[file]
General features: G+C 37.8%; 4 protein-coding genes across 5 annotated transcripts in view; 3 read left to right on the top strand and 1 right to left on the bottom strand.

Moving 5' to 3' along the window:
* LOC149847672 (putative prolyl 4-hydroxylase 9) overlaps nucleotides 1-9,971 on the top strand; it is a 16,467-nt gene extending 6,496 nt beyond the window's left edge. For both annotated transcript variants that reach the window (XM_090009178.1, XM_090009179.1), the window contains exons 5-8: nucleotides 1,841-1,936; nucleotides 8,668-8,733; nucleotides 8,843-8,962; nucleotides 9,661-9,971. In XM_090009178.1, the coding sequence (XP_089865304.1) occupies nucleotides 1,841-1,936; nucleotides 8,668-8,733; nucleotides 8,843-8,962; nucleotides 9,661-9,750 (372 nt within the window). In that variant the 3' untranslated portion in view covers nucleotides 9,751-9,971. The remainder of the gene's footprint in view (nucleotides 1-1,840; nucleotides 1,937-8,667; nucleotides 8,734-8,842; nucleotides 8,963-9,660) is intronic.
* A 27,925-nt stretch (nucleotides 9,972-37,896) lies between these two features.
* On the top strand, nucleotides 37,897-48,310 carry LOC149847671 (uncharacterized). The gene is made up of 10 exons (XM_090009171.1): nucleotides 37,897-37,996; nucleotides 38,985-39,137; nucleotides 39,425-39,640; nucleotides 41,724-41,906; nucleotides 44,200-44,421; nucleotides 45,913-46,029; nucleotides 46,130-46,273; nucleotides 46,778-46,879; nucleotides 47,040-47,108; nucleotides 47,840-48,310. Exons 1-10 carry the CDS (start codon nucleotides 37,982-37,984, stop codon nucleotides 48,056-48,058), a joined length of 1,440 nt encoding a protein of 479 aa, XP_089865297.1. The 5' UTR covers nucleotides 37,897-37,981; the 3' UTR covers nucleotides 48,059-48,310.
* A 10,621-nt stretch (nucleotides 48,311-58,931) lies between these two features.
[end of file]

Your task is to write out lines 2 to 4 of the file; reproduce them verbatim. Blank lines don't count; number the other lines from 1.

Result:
Moving 5' to 3' along the window:
* LOC149847672 (putative prolyl 4-hydroxylase 9) overlaps nucleotides 1-9,971 on the top strand; it is a 16,467-nt gene extending 6,496 nt beyond the window's left edge. For both annotated transcript variants that reach the window (XM_090009178.1, XM_090009179.1), the window contains exons 5-8: nucleotides 1,841-1,936; nucleotides 8,668-8,733; nucleotides 8,843-8,962; nucleotides 9,661-9,971. In XM_090009178.1, the coding sequence (XP_089865304.1) occupies nucleotides 1,841-1,936; nucleotides 8,668-8,733; nucleotides 8,843-8,962; nucleotides 9,661-9,750 (372 nt within the window). In that variant the 3' untranslated portion in view covers nucleotides 9,751-9,971. The remainder of the gene's footprint in view (nucleotides 1-1,840; nucleotides 1,937-8,667; nucleotides 8,734-8,842; nucleotides 8,963-9,660) is intronic.
* A 27,925-nt stretch (nucleotides 9,972-37,896) lies between these two features.